All-inclusive employee wellness programs promoted alongside a corporate culture of health offer employers the best hope of improving employee well-being, increased productivity and reduced health-care costs. All too often, though, we forget the obvious, and in this case it is hygiene. Especially during the flu season, the inclusion of hygiene to your wellness program is highly beneficial and can help generate immediate results.
The Chartered Institute of Personnel and Development, Absence Management 2011 Annual Survey reports that as many as 85% of employees are less productive each year because of “minor illnesses” such as the common cold, influenza and gastrointestinal conditions that spike presenteeism and absenteeism. Minor illnesses, then, when counted together, may trigger significant cost and productivity implications relating to the health of employees.
Minor illnesses caused by viruses are spread through hands, sneezing and coughing. Germs can be found on desks, doorknobs and other surfaces. Another spawning ground for infectious diseases involves communal areas such as cafeterias, meeting rooms, photocopying and fax machines, doors and restrooms. Although not a major hazard, the spreading of germs is a significant nuisance that impacts attendance and productivity. The good news is that these minor illnesses, with far-reaching impact, can be significantly reduced.
In 2000, John T.J. Samuel described “herd immunity” as a form of immunity that occurs when the vaccination of a significant portion of a population (or herd) provides a measure of protection for individuals who have not developed immunity. Further research indicates that it could take an employee participation rate of between 25% and 40% in a workplace hygiene program to break or prevent an infection cycle. This rate is certainly achievable given the standard participation rate of many wellness programs.
“As many as 85% of employees are less productive each year because of minor illnesses”
Germs are spread in many ways including the air and surfaces, which means washing or sanitizing one’s hands is not enough to break the chain of transmission. What’s needed is an effort to identify areas where germs are most likely to reside and wipe down those surfaces with proper cleaning products.
Charles P. Gerba, reported in Germs in the Workplace, that more than 10 million germs can be found on the average office desk. That’s astounding! Now consider common human behaviour and where we think of cleaning first — the bathroom and the kitchen. We never even consider that our phones, keyboards, mouse and desk are spreading germs.
The success of any workplace hygiene program is to first assist employees in understanding how and where germs are spread, then share how to break the chain of germ transmission to reduce the probability of illness. And this may not be too hard to achieve. In 2010, a global consumer germ-segmentation study was conducted by Leapfrog Market Research, estimating that 37% of a typical employee population describes themselves as “germ anxious”. So they are already predisposed to the task at hand. Arm them, and other eager employees, with hand sanitizers and disinfecting wipes, provide proper signage and brief instructions on their usage, and you may be able to drastically reduce the occurrence and concentration of viruses.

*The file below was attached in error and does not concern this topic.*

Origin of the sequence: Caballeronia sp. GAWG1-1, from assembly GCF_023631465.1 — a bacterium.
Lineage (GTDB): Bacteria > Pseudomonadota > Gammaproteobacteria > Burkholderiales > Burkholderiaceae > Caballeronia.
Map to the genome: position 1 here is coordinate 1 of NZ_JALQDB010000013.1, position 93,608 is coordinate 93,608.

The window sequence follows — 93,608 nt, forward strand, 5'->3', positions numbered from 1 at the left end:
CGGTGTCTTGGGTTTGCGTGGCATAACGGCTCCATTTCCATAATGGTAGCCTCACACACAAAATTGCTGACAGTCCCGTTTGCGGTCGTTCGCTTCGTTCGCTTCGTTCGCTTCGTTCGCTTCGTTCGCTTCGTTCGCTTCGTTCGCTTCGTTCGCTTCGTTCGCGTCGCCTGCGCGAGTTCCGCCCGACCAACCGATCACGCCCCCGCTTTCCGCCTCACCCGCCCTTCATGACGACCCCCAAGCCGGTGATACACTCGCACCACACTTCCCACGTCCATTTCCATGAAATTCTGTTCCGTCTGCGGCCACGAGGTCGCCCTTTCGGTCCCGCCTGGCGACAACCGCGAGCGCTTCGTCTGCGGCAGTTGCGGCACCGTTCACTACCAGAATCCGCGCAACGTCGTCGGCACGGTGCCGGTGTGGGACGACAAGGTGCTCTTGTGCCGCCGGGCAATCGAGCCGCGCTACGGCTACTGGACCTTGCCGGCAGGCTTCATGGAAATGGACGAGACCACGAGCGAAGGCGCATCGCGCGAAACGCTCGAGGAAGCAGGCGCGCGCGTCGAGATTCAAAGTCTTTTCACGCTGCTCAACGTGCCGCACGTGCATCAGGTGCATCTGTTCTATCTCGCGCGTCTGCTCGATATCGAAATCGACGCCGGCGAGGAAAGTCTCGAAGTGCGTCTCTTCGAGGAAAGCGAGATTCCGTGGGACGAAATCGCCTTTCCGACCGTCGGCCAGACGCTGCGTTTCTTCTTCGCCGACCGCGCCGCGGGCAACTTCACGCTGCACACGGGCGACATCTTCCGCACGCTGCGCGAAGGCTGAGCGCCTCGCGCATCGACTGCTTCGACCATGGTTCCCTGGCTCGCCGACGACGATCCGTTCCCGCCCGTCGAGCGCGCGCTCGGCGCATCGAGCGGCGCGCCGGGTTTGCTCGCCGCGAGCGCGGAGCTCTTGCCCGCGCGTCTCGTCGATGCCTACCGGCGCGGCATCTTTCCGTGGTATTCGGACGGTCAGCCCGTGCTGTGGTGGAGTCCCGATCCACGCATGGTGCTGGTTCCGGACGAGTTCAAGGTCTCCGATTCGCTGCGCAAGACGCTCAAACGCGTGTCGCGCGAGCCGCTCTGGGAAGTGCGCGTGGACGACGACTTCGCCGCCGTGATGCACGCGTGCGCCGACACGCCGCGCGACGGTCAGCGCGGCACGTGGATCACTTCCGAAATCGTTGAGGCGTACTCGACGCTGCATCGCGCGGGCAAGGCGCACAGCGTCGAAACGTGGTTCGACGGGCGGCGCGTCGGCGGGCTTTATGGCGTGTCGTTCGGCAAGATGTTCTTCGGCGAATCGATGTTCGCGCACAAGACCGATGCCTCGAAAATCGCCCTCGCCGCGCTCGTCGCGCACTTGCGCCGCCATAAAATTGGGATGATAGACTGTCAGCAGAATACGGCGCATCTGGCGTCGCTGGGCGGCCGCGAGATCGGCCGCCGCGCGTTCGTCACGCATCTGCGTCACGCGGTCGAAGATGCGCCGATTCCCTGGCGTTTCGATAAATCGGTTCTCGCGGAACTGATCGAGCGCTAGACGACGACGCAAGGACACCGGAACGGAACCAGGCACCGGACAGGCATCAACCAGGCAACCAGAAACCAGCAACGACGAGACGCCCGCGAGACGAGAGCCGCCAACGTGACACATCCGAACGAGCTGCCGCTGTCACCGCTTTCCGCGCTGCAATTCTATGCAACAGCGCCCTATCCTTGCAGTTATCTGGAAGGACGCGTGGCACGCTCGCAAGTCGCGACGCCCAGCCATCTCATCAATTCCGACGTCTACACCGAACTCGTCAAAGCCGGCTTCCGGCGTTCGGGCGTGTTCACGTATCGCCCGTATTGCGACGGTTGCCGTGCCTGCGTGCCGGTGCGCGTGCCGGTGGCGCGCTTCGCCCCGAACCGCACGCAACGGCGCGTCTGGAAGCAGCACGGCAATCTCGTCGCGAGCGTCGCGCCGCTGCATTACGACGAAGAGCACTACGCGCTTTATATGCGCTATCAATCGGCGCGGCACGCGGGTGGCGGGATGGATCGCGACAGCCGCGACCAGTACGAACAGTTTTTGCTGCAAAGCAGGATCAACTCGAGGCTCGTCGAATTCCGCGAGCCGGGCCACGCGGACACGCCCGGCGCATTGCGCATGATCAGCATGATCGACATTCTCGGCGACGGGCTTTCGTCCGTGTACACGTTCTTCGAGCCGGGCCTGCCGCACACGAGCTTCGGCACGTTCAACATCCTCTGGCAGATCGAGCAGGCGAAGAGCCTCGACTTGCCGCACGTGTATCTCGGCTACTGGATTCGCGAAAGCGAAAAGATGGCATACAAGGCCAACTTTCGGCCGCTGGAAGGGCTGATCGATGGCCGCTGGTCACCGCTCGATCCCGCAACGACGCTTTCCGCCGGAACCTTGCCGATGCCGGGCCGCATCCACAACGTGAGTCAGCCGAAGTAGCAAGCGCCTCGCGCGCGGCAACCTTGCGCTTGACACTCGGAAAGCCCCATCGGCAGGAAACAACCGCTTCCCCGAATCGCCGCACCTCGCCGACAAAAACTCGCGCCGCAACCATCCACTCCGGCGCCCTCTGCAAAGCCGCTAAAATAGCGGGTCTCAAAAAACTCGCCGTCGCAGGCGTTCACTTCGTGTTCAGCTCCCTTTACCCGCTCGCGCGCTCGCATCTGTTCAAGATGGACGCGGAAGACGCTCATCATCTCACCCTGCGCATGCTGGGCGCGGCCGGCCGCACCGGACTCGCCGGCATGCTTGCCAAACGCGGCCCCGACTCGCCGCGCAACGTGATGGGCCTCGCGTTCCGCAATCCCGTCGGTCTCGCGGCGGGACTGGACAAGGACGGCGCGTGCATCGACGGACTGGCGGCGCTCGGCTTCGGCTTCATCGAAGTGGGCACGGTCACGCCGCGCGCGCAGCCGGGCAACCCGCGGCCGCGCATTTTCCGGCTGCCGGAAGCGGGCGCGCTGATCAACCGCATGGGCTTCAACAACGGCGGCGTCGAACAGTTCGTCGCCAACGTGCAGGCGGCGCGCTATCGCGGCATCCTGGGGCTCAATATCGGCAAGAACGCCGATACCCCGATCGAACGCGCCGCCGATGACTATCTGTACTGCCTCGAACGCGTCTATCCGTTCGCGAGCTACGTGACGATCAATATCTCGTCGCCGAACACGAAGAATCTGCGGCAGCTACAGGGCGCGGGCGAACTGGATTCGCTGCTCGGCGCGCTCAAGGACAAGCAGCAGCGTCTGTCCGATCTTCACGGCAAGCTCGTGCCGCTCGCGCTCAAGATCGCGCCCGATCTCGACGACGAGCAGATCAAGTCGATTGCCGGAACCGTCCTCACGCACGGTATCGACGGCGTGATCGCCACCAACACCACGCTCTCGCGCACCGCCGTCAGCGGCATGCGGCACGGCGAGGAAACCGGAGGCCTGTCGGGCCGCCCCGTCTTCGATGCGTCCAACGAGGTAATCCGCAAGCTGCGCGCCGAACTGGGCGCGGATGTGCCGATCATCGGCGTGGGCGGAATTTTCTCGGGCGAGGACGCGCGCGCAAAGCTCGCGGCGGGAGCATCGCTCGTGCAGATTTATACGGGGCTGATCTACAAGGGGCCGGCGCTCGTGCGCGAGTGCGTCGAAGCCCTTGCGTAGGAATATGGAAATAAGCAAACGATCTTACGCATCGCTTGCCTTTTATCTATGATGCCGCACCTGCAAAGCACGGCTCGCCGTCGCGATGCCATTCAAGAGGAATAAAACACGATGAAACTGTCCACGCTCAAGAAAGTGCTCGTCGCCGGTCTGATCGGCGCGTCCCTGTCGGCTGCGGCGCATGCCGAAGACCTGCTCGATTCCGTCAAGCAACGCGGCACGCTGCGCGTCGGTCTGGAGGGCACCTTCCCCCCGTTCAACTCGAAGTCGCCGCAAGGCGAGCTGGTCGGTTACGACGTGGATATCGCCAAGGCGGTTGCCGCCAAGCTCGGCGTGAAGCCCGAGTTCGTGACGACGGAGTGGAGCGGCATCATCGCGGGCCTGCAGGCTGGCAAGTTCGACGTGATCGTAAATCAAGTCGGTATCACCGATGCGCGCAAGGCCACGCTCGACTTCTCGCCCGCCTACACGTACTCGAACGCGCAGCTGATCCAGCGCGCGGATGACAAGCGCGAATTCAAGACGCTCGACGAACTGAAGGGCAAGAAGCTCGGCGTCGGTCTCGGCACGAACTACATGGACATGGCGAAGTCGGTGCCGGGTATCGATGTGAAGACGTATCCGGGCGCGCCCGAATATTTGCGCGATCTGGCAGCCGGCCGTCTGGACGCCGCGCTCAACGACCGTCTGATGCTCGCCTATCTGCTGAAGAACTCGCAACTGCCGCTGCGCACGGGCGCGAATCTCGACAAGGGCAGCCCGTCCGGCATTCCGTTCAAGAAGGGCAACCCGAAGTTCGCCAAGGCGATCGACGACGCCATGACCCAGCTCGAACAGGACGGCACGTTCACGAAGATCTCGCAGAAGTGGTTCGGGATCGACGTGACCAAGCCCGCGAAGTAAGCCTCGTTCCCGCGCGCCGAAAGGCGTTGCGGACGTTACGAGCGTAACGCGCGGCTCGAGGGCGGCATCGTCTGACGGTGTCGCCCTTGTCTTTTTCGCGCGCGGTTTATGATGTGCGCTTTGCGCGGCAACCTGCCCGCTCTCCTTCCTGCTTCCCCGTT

Measurable outcomes for a realistic ROI
Hygiene programs focused on reducing exposure to harmful germs causing minor illnesses such as cold, flu and various stomach disorders may have immediate measurable results. Hygiene wellness programs not only measure germ count reductions, but also the potential for a return on investment (ROI) associated with fewer employee absences, lower medical claims and higher productivity. In addition, they represent a powerful way for an employer to raise morale and improve employee satisfaction by showing how much an employer cares about employee health.
When measuring program interventions, the focus clearly should be on quantifying germ exposure in the workplace and how it evolves over time. As part of that pursuit, it’s also important to be able to track the evolution of absenteeism and presenteeism costs, as well as medical claims cost associated with respiratory and gastrointestinal germ exposure.
Standard wellness program take time to be effective, especially when considering smoking cessation or weight-loss programs that can take up several years for any corporate return on investment. By including a focus on hygiene, you may be able to rely on quick results to satiate any impatient bean counters in your midst!
Remember to include hygiene
A hygiene-based approach to employee wellness can help round out traditional programs. With minor illnesses triggering major problems in terms of employee health and benefit costs, it is appropriate for employers to give serious consideration to understanding then eradicating the spread of germs. Such efforts will enable improved employee well-being and impact the health-care cost curve in a more meaningful way. Consider using hand sanitizers, disinfecting wipes and facial tissues to drastically reduce the occurrence and concentration of illness-causing germs.